To those of us on the outside, religions are all of a kind; harmful superstitions. If a ‘faith’ entails belief in supernatural beings and puts allegiance to such imaginary figures above fellow human beings, it is without merit. It is the evil among us.

Less religion, not more


A bloke in a pointy hat and posh frock thinks there should be more religion on television and radio. Justin Welby, Archbishop of Canterbury, says that religion merits as much air time as politics, sport and drama.

The Archbish makes it sound like there’s nothing at all on TV and radio already about religion. In fact, in the last few months in the UK we’ve had a full schedule of Easter programmes; Simon Reeves’ The Ganges on BBC2 (looking at India’s religious heritage); Channel 4’s Unreported World and Dispatches, which regularly consider religious issues; Clare Balding’s trite Good Morning Sunday on Radio 2; the weekly broadcast of church services and daily Thought For the Day on Radio 4; the weekly dollop of worship on Songs of Praise on BBC1 and the 24-hour Christian ‘ministry’ of Trinity Broadcast Network and other God channels for those who just can’t get enough mumbo-jumbo.

Maybe that’s not as much as sport, but then there’s hardly anything on TV that has as much coverage as sport. (Bad news too for those of us with little interest in watching others running, jumping and hitting things; there’s even more to come in the shape of Wimbledon, Euro 2106 and the Olympics.)

Do we really want religion to have the same level of coverage? Are people really as interested in belief systems as they are in sport? Or music? Or art? Or comic book franchises? Even if there are, why is it up to television – the Archbish singles out the BBC as the broadcaster he thinks should indulge his fantasies – to provide it? Isn’t it, rather, up to churches, mosques, temples and other centres of superstition to promote their own particular brand of nonsense?

Make no mistake about it, this is what Justers is proposing; the promotion of religion – ‘religious literacy’ he calls it. He is not, we can be fairly sure, looking for programmes that are critical of religion (unless it’s other people’s). He wants, he says, to see more programmes that give us a better understanding of religious belief. What he means by this are proselytising programmes that create greater empathy for those who subscribe to delusion.

He isn’t advocating, for example, documentaries that explore the irrationality of faith, or ones that show the slap-dash, deceptive ways in which holy books came to be compiled or ones that demonstrate how most adherents to faith fail to live out its exacting demands. Nor is he suggesting programmes that focus on the appalling misery religion brings to some, or shows that give a sympathetic hearing to cults, sects and extremists. I would have no objection to programmes like these (except those that are sympathetic to extremists) because the ugly underbelly of religion deserves to be exposed, like Channel 4’s The Untold History of Islam of a few years ago, taken off air after its presenter was threatened with violence by those who didn’t like its critical perspective.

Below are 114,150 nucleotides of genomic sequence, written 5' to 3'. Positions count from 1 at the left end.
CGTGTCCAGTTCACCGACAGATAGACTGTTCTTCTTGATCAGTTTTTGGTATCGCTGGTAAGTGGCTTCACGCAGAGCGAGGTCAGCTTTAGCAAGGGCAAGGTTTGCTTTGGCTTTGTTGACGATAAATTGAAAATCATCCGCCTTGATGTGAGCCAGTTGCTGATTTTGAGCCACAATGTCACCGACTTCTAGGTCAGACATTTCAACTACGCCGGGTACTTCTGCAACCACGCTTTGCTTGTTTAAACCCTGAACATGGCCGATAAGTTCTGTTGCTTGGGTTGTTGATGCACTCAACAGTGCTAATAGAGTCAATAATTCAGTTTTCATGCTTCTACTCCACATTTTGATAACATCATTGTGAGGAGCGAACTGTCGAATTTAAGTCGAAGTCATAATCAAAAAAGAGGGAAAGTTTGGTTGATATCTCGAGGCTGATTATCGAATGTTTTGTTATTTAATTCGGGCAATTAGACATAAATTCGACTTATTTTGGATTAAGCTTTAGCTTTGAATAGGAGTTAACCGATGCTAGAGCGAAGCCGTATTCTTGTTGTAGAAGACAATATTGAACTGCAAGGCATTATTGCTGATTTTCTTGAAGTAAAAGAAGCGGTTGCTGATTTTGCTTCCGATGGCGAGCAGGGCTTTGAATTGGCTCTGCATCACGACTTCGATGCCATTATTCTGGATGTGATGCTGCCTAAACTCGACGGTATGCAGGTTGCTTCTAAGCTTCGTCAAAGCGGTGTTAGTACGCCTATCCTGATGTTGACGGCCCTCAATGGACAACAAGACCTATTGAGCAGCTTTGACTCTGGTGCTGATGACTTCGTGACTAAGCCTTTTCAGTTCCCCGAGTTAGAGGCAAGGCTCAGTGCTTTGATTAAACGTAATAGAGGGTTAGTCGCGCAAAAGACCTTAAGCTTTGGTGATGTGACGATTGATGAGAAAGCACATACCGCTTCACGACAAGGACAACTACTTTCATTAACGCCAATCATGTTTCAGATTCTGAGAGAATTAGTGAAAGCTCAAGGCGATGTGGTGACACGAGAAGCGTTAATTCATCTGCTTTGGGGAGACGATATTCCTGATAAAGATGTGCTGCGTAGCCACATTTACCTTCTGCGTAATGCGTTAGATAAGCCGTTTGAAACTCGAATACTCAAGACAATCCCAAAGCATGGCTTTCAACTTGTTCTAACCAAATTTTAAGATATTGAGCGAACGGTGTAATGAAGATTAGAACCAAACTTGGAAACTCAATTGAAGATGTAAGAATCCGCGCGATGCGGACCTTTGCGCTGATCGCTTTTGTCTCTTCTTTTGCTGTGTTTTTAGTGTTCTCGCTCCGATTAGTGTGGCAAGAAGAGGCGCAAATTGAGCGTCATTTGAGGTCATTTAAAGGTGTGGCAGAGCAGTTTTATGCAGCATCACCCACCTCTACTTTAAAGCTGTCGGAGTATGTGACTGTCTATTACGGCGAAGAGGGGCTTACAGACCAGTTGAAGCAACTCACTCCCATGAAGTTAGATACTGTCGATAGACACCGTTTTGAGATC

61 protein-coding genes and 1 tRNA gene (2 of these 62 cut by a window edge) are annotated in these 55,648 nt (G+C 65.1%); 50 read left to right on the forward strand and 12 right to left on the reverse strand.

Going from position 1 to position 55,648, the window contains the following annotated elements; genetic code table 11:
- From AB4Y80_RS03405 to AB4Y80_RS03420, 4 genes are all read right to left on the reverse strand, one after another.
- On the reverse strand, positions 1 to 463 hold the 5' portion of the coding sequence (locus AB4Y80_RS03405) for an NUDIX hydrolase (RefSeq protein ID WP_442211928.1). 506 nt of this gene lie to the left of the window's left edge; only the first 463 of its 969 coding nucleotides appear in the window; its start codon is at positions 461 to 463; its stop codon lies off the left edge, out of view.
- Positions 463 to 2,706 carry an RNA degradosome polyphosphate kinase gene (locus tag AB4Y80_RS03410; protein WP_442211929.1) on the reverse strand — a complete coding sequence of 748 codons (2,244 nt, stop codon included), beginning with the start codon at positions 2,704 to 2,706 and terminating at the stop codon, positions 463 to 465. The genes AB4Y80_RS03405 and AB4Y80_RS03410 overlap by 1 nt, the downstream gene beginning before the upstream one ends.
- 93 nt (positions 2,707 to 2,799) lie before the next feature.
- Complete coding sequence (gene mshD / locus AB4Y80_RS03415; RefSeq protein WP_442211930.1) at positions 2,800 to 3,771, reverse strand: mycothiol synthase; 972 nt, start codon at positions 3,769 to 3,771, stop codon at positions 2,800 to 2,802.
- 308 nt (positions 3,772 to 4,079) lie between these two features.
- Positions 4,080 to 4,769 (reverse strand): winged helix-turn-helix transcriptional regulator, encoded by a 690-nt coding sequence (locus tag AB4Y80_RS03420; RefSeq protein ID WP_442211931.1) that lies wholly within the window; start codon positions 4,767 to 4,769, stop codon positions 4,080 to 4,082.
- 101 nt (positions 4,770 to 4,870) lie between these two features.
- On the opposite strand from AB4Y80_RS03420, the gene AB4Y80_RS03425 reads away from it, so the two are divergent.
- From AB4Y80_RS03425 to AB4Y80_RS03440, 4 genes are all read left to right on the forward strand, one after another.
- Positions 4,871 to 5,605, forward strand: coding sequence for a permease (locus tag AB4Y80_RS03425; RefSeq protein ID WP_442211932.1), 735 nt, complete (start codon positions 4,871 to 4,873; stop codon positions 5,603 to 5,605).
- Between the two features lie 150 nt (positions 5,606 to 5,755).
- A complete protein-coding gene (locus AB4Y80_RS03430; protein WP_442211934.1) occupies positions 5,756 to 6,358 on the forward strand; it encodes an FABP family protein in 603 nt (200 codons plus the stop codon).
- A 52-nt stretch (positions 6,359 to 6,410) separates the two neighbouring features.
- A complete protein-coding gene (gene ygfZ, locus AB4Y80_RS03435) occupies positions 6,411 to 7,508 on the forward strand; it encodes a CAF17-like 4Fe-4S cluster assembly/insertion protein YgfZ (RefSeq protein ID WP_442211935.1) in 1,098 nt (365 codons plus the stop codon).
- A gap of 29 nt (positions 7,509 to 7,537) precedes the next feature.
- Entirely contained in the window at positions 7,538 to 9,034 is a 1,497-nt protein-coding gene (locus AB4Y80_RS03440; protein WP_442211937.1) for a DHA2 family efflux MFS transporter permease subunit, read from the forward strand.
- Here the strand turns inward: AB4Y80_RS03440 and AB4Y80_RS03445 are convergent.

But these are not the kind of programmes the Archbishop is proposing. The religious literacy he wants us to have is of the cuddly side of faith, the supposed deep spirituality of the obsessive and what he regards as the positive contribution religion makes to the world; a one-sided picture already more than adequately covered by the nation’s broadcasters.

Thankfully, despite the recent political interference in the BBC, the Corporation is still required to present balanced and impartial views of its subject matter. If the Archbishop, who sits in the House of Lords and so is not without influence, is successful in forcing the BBC and other broadcasters to increase their coverage of his obsession, then we should also be able to look forward to programmes that are critical of religion too.

No broadcaster is obliged to promote religion nor to proselytise on its adherents’ behalf. Shame on the Archbishop, with his smiles and pointy hats, for suggesting they are.

Dear Christian


Dear Christian,

Jesus said treat others as you like to be treated (Matthew 7:12) so why do you treat them with abuse and unpleasantness?


Jesus said turn the other cheek (Luke 6:29) so why do you respond with insults?

Blog191(1)Jesus said don’t judge unless you want to be judged (Matthew 7:1) so why do you constantly judge and condemn?


Jesus said love your enemies (Luke 6:27) so why doesn’t it happen?


Jesus said don’t call anyone a fool (Matthew 5.22) so why do you call them far worse than that?


Jesus said don’t pray in public (Matthew 6.5) so why do you pray in public?


Jesus said sell all you have and give the money to the poor (Luke 18.22) so why don’t you?

Jesus said you cannot serve God and money (Luke 16.13) so why are some of you so obscenely rich?


Jesus said deny yourself (Matthew 16.24) so why do you indulge and promote yourself above all things?

Blog191(8)OsteenPope Francis waves to the crowd, aboard the popemobile in Mexico City's main square, the Zocalo, Saturday, Feb. 13, 2016. Pope Francis kicks off his first trip to Mexico on Saturday with speeches to the country's political and ecclesial elites. The pontiff's five-day visit will include a very personal prayer at the Virgin of Guadalupe shrine. (AP Photo/Moises Castillo)

Jesus said ‘be perfect’ (Matthew 5.48) so why don’t we see you trying?


Jesus asked why you call him ‘Lord, Lord’ and yet don’t do what he tells you (Luke 6.46). Evidently he didn’t understand, as you do, just how many of his commands are optional. Thank goodness you know better than he did.